In re BLACK FARMERS DISCRIMINATION LITIGATION
MEMORANDUM OPINION AND ORDER denying 265 BFAA's Motion for Reconsideration. Signed by Judge Paul L. Friedman on February 10, 2012. (MA)
UNITED STATES DISTRICT COURT
FOR THE DISTRICT OF COLUMBIA
In re BLACK FARMERS DISCRIMINATION
Misc. No. 08-0511 (PLF)
MEMORANDUM OPINION AND ORDER
This matter is before the Court on a Motion for Reconsideration filed by the Black
Farmers and Agriculturalists Association, Inc. (“BFAA”) pursuant to Rule 59(e) of the Federal
Rules of Civil Procedure. See Motion for Reconsideration (Feb. 3, 2012) [Dkt. No. 265]
(“Mot.”). The BFAA asks the Court to reconsider its Order of January 13, 2012, which denied
the BFAA’s Rule 59(e) motion to reconsider the Court’s October 27, 2011 Order and Judgment
approving a settlement in this class action. See In re Black Farmers Discr. Litig., --- F. Supp.
2d ----, 2011 WL 5114830 (D.D.C. Oct. 27, 2011) (Order and Judgment); Motion for
Reconsideration as to the Exclusion of BFAA (Nov. 15, 2011) [Dkt. No. 239]; Opinion and
Order (Jan. 13, 2012) [Dkt. No. 259]. The Court will deny the BFAA’s motion.
An order denying a Rule 59(e) motion qualifies as a “judgment” with respect to
which a subsequent Rule 59(e) motion may be filed. See FED . R. CIV . P. 54(a) (defining
“judgment” to include “any order from which an appeal lies”); FED . R. APP. P. 4(a)(4)(B)(ii)
(indicating that appeal may be taken from an order denying a Rule 59 motion); Derrington-Bey v.
District of Columbia Dep’t of Corrections, 39 F.3d 1224, 1226 (D.C. Cir. 1994) (applying similar
analysis to an order denying a Rule 60(b) motion); see also FED . R. CIV . P. 58(a)(4). The
subsequent Rule 59(e) motion, however, does not bring up the merits of the original Judgment,
but merely those of the order denying the first Rule 59(e) motion.
The BFAA’s first motion for reconsideration asked the Court to amend its
October 2011 Order and Judgment to “include” the BFAA, which had been improperly removed
as a party to the litigation by its former attorneys prior to Judgment. The Court denied that
motion for two reasons. First, the BFAA failed to identify “any harm that it or its members have
suffered or will suffer as a result of its termination from the litigation.” Opinion and Order
(Jan. 13, 2012) [Dkt. No. 259], at 4. Second, the record demonstrated “that the BFAA itself is at
least partly to blame for the fact that this issue was not brought to the Court’s attention before the
entry of Judgment.” Id. In light of these findings, the Court concluded that the BFAA had not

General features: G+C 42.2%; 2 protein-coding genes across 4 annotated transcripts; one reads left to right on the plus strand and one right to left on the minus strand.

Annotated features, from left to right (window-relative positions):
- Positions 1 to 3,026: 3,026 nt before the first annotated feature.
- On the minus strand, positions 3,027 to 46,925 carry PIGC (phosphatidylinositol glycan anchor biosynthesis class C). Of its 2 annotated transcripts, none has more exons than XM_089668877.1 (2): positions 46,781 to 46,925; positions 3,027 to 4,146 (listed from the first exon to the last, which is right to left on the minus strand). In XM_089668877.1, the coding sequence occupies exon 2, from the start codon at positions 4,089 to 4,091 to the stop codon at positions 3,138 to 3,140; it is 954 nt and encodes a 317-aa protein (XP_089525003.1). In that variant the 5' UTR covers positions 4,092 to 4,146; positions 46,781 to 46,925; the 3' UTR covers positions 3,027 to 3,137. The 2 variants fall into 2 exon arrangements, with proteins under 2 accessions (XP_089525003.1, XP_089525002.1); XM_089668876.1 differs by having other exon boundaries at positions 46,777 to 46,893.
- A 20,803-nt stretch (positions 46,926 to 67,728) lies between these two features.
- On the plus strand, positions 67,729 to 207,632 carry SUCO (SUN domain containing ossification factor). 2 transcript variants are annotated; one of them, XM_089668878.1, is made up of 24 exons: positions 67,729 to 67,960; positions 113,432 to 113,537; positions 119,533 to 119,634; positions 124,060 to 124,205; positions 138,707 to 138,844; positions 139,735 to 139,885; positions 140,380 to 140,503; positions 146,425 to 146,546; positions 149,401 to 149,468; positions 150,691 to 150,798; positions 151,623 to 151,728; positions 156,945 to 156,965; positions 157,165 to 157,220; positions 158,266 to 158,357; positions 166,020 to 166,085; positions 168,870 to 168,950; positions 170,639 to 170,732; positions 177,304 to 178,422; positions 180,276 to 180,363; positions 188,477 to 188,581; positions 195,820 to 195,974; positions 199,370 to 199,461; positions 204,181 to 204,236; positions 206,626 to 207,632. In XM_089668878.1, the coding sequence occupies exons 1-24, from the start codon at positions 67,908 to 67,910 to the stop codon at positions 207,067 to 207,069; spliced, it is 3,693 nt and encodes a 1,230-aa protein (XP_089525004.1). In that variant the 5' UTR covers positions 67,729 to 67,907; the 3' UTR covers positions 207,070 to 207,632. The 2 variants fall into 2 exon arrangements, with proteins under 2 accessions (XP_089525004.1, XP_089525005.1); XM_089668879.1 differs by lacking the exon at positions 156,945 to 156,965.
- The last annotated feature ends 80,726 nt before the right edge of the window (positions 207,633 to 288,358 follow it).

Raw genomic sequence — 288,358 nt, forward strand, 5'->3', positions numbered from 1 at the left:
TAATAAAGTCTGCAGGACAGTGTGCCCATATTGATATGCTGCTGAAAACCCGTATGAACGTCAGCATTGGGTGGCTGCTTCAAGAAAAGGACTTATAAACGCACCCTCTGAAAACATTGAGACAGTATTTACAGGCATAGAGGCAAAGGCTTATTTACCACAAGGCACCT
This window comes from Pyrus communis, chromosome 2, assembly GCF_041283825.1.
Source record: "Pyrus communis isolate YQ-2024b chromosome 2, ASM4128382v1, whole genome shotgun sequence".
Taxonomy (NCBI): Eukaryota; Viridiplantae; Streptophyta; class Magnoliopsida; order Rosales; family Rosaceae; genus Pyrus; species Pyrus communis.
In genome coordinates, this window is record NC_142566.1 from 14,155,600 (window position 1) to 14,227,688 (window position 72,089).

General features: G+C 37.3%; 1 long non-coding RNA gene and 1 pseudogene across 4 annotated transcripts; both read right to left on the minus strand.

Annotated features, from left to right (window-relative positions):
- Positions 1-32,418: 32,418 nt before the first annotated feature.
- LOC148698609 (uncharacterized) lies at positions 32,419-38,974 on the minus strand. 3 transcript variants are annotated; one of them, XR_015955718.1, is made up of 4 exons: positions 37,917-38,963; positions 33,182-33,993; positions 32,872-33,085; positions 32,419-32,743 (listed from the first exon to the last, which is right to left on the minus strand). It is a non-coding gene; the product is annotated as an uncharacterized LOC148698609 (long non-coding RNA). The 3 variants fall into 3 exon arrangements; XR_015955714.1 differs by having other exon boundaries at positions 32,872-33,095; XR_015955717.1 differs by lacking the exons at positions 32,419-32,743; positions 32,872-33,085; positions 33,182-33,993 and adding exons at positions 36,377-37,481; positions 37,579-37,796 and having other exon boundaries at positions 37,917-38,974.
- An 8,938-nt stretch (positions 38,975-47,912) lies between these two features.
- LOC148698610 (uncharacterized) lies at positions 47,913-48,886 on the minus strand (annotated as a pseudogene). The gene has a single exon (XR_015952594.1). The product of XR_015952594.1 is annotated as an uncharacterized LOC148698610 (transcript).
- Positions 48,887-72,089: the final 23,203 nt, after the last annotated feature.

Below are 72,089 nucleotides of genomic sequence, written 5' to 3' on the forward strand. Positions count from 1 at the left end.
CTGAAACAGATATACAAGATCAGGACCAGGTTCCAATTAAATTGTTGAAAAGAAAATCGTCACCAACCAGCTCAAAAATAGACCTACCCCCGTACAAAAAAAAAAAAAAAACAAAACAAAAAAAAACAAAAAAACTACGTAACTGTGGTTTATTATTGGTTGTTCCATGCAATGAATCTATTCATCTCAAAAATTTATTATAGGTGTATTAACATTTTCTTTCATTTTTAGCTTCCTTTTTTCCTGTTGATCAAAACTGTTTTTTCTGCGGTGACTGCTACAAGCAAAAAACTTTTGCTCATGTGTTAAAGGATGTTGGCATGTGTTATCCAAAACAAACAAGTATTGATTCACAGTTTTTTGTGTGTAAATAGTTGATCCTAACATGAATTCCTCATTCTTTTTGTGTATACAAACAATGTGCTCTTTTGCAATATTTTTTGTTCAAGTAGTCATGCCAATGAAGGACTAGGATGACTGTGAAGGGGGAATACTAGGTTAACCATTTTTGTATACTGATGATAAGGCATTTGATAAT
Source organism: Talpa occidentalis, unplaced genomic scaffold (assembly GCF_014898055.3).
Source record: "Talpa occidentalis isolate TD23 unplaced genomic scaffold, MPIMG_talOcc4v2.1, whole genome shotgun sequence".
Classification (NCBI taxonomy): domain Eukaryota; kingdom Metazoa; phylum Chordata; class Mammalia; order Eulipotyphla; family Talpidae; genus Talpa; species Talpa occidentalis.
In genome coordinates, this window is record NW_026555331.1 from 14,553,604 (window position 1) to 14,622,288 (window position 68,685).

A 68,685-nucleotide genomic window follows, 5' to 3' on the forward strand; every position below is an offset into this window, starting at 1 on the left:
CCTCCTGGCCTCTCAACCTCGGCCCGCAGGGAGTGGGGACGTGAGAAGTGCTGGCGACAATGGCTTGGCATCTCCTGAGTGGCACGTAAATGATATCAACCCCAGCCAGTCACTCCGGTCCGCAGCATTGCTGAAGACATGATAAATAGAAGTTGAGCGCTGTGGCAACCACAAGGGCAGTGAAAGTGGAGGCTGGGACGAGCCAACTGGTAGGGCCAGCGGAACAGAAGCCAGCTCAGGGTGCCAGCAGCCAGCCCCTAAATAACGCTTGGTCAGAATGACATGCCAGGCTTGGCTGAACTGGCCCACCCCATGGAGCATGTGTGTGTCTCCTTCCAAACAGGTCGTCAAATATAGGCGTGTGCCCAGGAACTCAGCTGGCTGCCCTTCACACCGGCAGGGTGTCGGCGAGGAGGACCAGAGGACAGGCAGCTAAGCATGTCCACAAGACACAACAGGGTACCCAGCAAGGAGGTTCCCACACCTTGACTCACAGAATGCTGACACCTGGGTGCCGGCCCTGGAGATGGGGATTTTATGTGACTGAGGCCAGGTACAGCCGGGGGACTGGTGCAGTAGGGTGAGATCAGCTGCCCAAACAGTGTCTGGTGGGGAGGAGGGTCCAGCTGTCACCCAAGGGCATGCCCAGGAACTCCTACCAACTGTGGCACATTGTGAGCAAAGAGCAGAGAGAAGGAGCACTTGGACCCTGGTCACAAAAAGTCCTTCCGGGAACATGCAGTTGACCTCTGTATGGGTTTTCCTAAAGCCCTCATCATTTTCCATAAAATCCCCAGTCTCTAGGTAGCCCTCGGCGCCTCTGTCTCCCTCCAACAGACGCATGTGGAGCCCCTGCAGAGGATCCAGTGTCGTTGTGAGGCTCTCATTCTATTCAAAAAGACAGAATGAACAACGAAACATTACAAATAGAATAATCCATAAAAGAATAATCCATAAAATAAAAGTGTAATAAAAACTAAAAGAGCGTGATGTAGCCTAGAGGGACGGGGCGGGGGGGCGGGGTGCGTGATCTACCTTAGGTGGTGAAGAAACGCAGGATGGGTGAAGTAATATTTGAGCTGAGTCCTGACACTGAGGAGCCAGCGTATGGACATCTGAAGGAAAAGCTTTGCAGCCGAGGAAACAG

demonstrated entitlement to relief under Rule 59(e) because “no manifest injustice has occurred
requiring the Court to amend its Order and Judgment.” Id. at 16.
In its latest motion, the BFAA asserts that it “can articulate cognizable harm that
BFAA has and will suffer as a result of the improper removal of BFAA and the damages that the
members of the BFAA have suffered and will suffer as a direct result of BFAA’s improper
removal from the case in April of 2011.” Mot. at 1. The BFAA does not describe the harms that
it and its members have suffered or will suffer. Rather, the organization “requests additional
time to file a Memorandum In Support of its Motion for Reconsideration which motion will
provide detailed explanation of the damages suffered by the BFAA and its members as a direct
result of BFAA’s improper exclusion.” Id.
The Court will deny the BFAA’s motion, because even if evidence of the type that
the BFAA promises were to be provided, such evidence would not constitute a basis for
revisiting the Court’s denial of the BFAA’s first motion for reconsideration. Although the Court
explained in its January 2012 Opinion that no evidence of harm resulting from the BFAA’s
removal had been presented, see Opinion and Order (Jan. 13, 2012) [Dkt. No. 259], at 16-18, the
Court continued: “To the extent that the BFAA suffers any adverse consequences from its lack of
party status at the time of Judgment, these consequences do not amount to a manifest injustice
because the BFAA’s own conduct contributed to them.” Id. at 18 (emphasis in original). As the
Court explained, the BFAA admittedly was aware of its termination from the case weeks before
the Court entered Judgment, and with proper diligence it would have been aware months earlier.
The BFAA nevertheless failed to bring this issue to the Court’s attention until after Judgment,
and the organization offered no explanation for its delay. See id. at 13-15, 18-19.
Because the Court has already determined that “any” adverse consequences of the
BFAA’s removal are attributable to the BFAA’s own lack of diligence, and that such
consequences therefore cannot entitle the BFAA to relief under Rule 59(e), the organization’s
present request to supply the Court with details of such consequences is futile. See Piper v. U.S.
Dep’t of Justice, 312 F. Supp. 2d 17, 23 (D.D.C. 2004) (“‘[M]anifest injustice does not exist
where, as here, a party could have easily avoided the outcome, but instead elected not to act until
after a final order had been entered.’”) (quoting Ciralsky v. Central Intelligence Agency, 355
F.3d 661, 671 (D.C. Cir. 2004)).
Accordingly, it is hereby
ORDERED that the BFAA’s Motion for Reconsideration [Dkt. No. 265] is
PAUL L. FRIEDMAN
United States District Judge
DATE: February 10, 2012
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